I spent an hour or so thinking about this in the middle of the night last night, how, how, how! In just over 3 weeks we plan on butchering 2 of the pigs. With the chickens it was easy enough to get the logistics done as one guy with no experience can kill and process a chicken pretty easily. Pigs are bigger, much BIGGER. Here is my list of things to get done:
1: Determine how the pigs get stunned/killed. Unfortunately the gun laws require a safety course and month-plus waiting time to get a license to buy a gun or ammunition and I’ve been too busy so the “easy” option of shooting the pig myself is out. Other options are using a sledgehammer to the head, but this is more risky and less humane. Also, we could find someone who lives nearby to do it but we haven’t gotten any commitments yet. Why couldn’t more of my friends be avid hunters?
2: Figure out where the kill is done. Once stunned you should hoist the pig and slice the vessels in the neck/chest to bleed it out. This should be done within minutes of the stunning while the heart is still beating. To hoist the animal I need to get a gambrel and affix it to an overhead beam of some sort. This could be by the kids’ swingset, the barn, the garage or the pumphouse. Indoors might be better if the weather is not cooperating, but in any way the pigs will need to be moved to the location alive which means we will need to coax it into the dog kennel so it can be moved out, or just tied and push/pull/dragged in place.
3: I’ve watched a butchering video (God bless YouTube) and it looks like skinning is the way to go, much easier than dipping/scalding the pig to get the hair off. I don’t plan on eating the skin anyways, so why go to all the trouble of getting it hair-free? Probably the skinning would be done in the same place as the killing and bleeding on a big plastic folding table… sure.. that sounds like a plan.
4: After hanging out overnight and gutted I figure the carcass will be moved into the kitchen to be cut into ribs and roasts and whatnot. It’ll be nice to have the sinks and clean counter space handy even if it does seem out of place to have a 100+ lb piece of meat in the middle of the room.
5: I hate black pig. The pink ones are friendly, when I feed them they are happy to let me pat their back and sides while they munch away and I can take their measurements (length and circumference) to calculate their weight. Black pig runs away and will try to go to the other side of the pink ones from me, or just stay away until I leave. This is going to make getting her in position to be porkchops a little more difficult. I might need to put some rope slipknots on the ground around the food and then try to snare her while she eats. Also, there was the whole debacle when Elijah was in the pen helping me fix their waterer and black pig bit him in the ass and yanked his pants down around his ankles. This was hilarious to see him pantsed by a pig until he started crying because he did actually get pinched by the bite.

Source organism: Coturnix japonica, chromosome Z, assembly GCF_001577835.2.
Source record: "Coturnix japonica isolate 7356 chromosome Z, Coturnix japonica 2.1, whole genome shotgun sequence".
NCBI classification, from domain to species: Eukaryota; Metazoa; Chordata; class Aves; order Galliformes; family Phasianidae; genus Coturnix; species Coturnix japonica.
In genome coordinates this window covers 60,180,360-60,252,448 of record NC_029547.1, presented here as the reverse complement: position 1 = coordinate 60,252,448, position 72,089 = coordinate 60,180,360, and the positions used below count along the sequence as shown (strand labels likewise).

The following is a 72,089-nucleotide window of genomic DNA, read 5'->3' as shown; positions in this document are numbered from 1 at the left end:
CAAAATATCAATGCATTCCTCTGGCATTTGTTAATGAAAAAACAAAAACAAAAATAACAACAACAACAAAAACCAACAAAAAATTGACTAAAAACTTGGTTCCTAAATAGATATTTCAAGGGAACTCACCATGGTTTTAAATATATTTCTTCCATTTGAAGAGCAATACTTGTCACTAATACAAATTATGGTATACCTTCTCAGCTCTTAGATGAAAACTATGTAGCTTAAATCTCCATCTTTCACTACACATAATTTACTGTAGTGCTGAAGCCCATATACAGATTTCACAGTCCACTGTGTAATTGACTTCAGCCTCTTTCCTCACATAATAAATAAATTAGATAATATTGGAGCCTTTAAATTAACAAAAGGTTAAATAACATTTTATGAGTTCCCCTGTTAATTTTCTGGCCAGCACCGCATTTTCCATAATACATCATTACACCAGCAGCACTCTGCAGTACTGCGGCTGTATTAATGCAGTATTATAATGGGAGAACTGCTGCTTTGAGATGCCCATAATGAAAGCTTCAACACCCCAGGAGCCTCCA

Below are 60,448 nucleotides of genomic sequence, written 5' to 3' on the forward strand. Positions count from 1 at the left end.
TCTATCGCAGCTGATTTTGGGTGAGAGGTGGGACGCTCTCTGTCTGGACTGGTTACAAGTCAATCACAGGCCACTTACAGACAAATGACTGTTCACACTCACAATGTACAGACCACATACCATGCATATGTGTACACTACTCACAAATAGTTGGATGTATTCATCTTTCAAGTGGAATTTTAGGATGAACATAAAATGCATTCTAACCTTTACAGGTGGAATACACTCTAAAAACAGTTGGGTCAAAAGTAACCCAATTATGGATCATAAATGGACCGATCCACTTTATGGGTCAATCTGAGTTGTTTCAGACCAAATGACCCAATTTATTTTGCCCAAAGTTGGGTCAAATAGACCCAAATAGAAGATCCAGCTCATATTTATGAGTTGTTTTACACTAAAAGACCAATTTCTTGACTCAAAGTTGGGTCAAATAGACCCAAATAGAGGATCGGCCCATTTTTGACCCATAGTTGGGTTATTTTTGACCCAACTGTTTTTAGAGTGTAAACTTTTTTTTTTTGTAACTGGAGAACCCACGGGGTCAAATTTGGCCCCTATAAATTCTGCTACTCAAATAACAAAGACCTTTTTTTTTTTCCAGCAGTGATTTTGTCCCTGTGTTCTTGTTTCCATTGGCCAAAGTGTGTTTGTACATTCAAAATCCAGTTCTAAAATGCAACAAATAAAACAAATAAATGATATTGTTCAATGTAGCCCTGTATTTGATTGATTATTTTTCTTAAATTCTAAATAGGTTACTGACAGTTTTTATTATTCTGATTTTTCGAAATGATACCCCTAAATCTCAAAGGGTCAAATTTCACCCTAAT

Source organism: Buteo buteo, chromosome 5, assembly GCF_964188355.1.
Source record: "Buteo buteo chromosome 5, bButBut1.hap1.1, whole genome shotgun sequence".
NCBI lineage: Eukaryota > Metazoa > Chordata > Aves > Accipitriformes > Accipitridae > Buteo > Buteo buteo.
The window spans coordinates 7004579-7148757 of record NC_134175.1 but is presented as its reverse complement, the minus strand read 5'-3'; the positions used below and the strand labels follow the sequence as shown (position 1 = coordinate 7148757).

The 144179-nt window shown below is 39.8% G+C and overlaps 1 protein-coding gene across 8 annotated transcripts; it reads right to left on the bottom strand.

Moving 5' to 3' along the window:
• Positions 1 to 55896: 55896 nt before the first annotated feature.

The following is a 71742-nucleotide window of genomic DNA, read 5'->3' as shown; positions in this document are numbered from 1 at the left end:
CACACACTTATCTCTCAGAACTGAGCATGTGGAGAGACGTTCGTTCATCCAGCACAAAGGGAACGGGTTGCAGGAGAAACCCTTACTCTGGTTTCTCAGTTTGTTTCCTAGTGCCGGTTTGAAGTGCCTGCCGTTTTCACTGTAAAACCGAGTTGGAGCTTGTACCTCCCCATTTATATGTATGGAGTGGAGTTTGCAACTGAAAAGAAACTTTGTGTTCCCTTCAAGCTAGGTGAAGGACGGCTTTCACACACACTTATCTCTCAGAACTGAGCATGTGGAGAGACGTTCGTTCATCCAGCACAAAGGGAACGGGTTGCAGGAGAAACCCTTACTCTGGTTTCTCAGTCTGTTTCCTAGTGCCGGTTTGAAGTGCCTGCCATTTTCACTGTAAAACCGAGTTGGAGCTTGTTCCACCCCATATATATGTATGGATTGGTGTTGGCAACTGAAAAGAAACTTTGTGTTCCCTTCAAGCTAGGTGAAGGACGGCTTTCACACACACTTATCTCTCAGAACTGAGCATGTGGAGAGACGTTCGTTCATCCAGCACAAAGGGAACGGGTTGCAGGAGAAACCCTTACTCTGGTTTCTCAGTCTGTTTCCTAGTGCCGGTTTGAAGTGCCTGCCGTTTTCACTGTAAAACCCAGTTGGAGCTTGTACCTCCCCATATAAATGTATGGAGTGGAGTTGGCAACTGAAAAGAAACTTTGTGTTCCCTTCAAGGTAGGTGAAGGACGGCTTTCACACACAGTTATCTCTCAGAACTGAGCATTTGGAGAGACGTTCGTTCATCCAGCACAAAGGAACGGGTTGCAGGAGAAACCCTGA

So there you have it, planning and thinking and plotting the demise of 2 pigs. I am sure that next year will be so much easier but for now this is a lot to think about.
One thing is for sure, those pigs had better be tasty.
I realized the other day that a farm is more like an ecosystem than city life. Having farm animals has some give and take, you give food and you get food and this is something that becomes more efficient than grocery store shopping. Something I am loving is the amount of garbage we make is less and the amount of food we toss into the trash has pretty much reduced to nothing.
Kids waste a lot of food, from the bits that get put onto their plate that they mess with and you’d rather not keep to the stuff they just won’t eat like bread crusts from their sandwiches or apple peels. Depending on who you get your stats from a typical family of 4 wastes something between $500 and $1500 worth of food every year. From the stuff I’ve talked about, to leftovers that get a little suspicious, or fruits and vegetables that get a little squishy or fuzzy, food waste comes from lots of places. When we first got the chickens I was thrilled that Natalia’s bread crusts would now be made into eggs. I told Erron it was like being Jesus, but instead of water to wine it was crusts to eggs. She wasn’t quite amused. Some of our food waste we just didn’t feel was “chicken food”, but now with the pigs there is almost nothing I won’t toss into their bucket. Chicken bones, banana peels, egg shells, apple cores, plate scrapings from the kids, that bit of milk and mushy cereal at the bottom of their bowl from breakfast, it all goes into the slop bucket for the pigs. The pigs think it’s great, they eat it all up and push each other around trying to get the best bits. If turning crusts to eggs was like being Jesus then I am sure that turning apple cores into bacon makes me The Beatles.